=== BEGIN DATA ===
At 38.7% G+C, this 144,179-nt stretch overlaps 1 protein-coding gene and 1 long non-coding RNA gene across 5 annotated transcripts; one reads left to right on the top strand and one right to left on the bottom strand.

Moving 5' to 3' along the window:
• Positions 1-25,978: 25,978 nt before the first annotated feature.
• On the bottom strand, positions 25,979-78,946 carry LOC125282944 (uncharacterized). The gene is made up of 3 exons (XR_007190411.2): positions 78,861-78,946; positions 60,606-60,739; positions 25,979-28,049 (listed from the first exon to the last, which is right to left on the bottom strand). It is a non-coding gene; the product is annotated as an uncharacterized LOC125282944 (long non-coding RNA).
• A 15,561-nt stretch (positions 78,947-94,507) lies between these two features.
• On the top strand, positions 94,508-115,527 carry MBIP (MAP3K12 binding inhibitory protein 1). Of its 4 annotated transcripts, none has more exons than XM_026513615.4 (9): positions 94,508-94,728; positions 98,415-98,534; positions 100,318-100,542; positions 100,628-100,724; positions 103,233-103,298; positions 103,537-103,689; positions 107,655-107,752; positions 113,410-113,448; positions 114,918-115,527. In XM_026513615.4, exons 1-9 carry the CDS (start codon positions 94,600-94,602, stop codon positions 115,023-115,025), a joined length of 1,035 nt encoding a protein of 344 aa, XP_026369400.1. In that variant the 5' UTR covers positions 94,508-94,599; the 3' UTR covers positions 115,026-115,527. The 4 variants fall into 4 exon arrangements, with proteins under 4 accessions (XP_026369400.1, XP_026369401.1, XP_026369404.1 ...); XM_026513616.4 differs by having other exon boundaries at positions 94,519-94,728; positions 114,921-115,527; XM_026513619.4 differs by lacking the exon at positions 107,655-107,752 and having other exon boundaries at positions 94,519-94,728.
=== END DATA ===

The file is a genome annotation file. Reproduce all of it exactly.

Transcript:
At 38.7% G+C, this 144,179-nt stretch overlaps 1 protein-coding gene and 1 long non-coding RNA gene across 5 annotated transcripts; one reads left to right on the top strand and one right to left on the bottom strand.

Moving 5' to 3' along the window:
• Positions 1-25,978: 25,978 nt before the first annotated feature.
• On the bottom strand, positions 25,979-78,946 carry LOC125282944 (uncharacterized). The gene is made up of 3 exons (XR_007190411.2): positions 78,861-78,946; positions 60,606-60,739; positions 25,979-28,049 (listed from the first exon to the last, which is right to left on the bottom strand). It is a non-coding gene; the product is annotated as an uncharacterized LOC125282944 (long non-coding RNA).
• A 15,561-nt stretch (positions 78,947-94,507) lies between these two features.
• On the top strand, positions 94,508-115,527 carry MBIP (MAP3K12 binding inhibitory protein 1). Of its 4 annotated transcripts, none has more exons than XM_026513615.4 (9): positions 94,508-94,728; positions 98,415-98,534; positions 100,318-100,542; positions 100,628-100,724; positions 103,233-103,298; positions 103,537-103,689; positions 107,655-107,752; positions 113,410-113,448; positions 114,918-115,527. In XM_026513615.4, exons 1-9 carry the CDS (start codon positions 94,600-94,602, stop codon positions 115,023-115,025), a joined length of 1,035 nt encoding a protein of 344 aa, XP_026369400.1. In that variant the 5' UTR covers positions 94,508-94,599; the 3' UTR covers positions 115,026-115,527. The 4 variants fall into 4 exon arrangements, with proteins under 4 accessions (XP_026369400.1, XP_026369401.1, XP_026369404.1 ...); XM_026513616.4 differs by having other exon boundaries at positions 94,519-94,728; positions 114,921-115,527; XM_026513619.4 differs by lacking the exon at positions 107,655-107,752 and having other exon boundaries at positions 94,519-94,728.